RON DERBY: State has a chance to make up for its Iscor mistake
ANGLO's sale of Scaw Metals has given the government what it so desires, a stake in the South African steel industry, and a chance to do what it believes the private sector has so abysmally failed to do: provide cheap steel.
Reducing the cost of doing business in SA and boosting the country's infrastructure came across as one of the stronger aims in President Jacob Zuma's state of the nation address this year.
The unfolding e-tolls saga aside, inroads have been made with regard to February's promises, such as the lowering of Eskom's tariff increase.
The entry into the steel sector through Scaw is the government's second stab at lowering the cost of steel, the first being, ironically, letting go of Iscor. Its privatisation may well have created a more efficient steel industry (depending on who you speak to) and a dominant player in the form of ArcelorMittal SA, but it certainly has not provided the country with cheap steel. The government has since expressed its regret over the sale of Iscor.
Anglo's sale of its interest in Scaw to the state-owned Industrial Development Corporation and a group of Anglo's partners, gives the state a stake in the sector.
Until now, the government has been on the sidelines stamping its feet as it demand s a developmental pricing model; and acting as referee in the continuing supply dispute between ArcelorMittal SA and Kumba Iron Ore.
It has been well over a decade since the state has played any meaningful role in the sector. It is going to be very interesting to see just how it will manage to compete against a big fish in the water, ArcelorMittal SA - admittedly a struggling one - which has about 70% of the local market. Apart from competing against the Lakshmi Mittal-owned steel maker, it will have to deal with imports.
What will Scaw's mandate be? Will it be expected to run on business principles with a profit motive like South African Airways - whether SAA manages to do so or not is a topic for another discussion - or will its mandate be a bit more vague, along the lines of that followed by Eskom?
Only time will tell, and I am sure the rules that will guide Scaw will change with the seasons.
THERE is an oversupply situation, albeit moderate, that may help ease the pressure on the global economy, and it is in oil.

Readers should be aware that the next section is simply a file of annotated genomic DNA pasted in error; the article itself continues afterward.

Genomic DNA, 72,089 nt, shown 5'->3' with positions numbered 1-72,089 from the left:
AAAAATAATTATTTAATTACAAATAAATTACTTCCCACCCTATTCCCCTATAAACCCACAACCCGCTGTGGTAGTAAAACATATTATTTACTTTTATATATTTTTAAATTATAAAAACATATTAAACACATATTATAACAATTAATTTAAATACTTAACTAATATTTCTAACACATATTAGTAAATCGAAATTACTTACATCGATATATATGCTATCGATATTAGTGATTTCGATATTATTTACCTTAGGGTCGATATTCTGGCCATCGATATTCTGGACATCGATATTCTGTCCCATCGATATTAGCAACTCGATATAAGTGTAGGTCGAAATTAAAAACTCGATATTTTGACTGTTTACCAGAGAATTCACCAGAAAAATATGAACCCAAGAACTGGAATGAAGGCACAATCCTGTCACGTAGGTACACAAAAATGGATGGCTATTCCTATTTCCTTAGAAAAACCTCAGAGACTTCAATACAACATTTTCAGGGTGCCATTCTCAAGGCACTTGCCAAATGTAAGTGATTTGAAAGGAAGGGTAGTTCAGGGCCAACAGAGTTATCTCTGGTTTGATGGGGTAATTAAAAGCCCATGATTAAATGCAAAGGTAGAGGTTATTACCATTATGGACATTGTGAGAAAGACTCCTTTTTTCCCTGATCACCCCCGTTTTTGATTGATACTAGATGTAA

As it stands, the market is well supplied and what was probably the biggest risk to a sharp spike above the $150 mark, the Iranian nuclear crisis, is easing as talks seem to be progressing well with the US and United Nations.
Tension over Iran placed a near ly $15 premium on the price of oil, but as talks progressed, about $8 of that premium was lost.
Cooling prices further has been the re-emergence of the European sovereign debt crisis in global news headlines, damp ing the demand outlook. China's slowdown remains another cautionary tale. Since reaching its high for the year last month, crude for June settlement has fallen more than 5%. Unfortunately, the rand has weakened more than 3% against the dollar, eroding some of the immediate benefits we may have seen.
The weakness in oil prices can be seen in Sasol's shares, which have fallen more than 11% since reaching its high for the year in January. Its stock price closely follows oil's rise and fall.
But if the rand steadies over the coming weeks, South Africans may see some relief at petrol pumps. After yet another petrol price hike this month, the Department of Energy has decided to probe the higher prices.
A weaker oil price trend, which traders are expecting to see through the course of the year - minus any outside factors - could help bring inflation within the Reserve Bank's targeted range of 3%-6%. SA's inflation has been driven largely by higher fuel and food costs.
The current outlook for oil, and the decline in both soft and hard commodity prices such as copper and platinum may reduce pressure on the Reserve Bank to tinker with interest rates.
Expectations are of tightening at the end of the year or the first quarter of next.
We have already seen inflation easing off somewhat, with the number coming in at 6% last month.
Easing inflationary pressures further can only avoid putting the Reserve Bank in the precarious position of having to either ignore high inflation for the benefit of boosting the economy, or dealing with higher prices by tightening.
The latter comes at the risk of pushing a still sluggish South African economy into a deeper hole.
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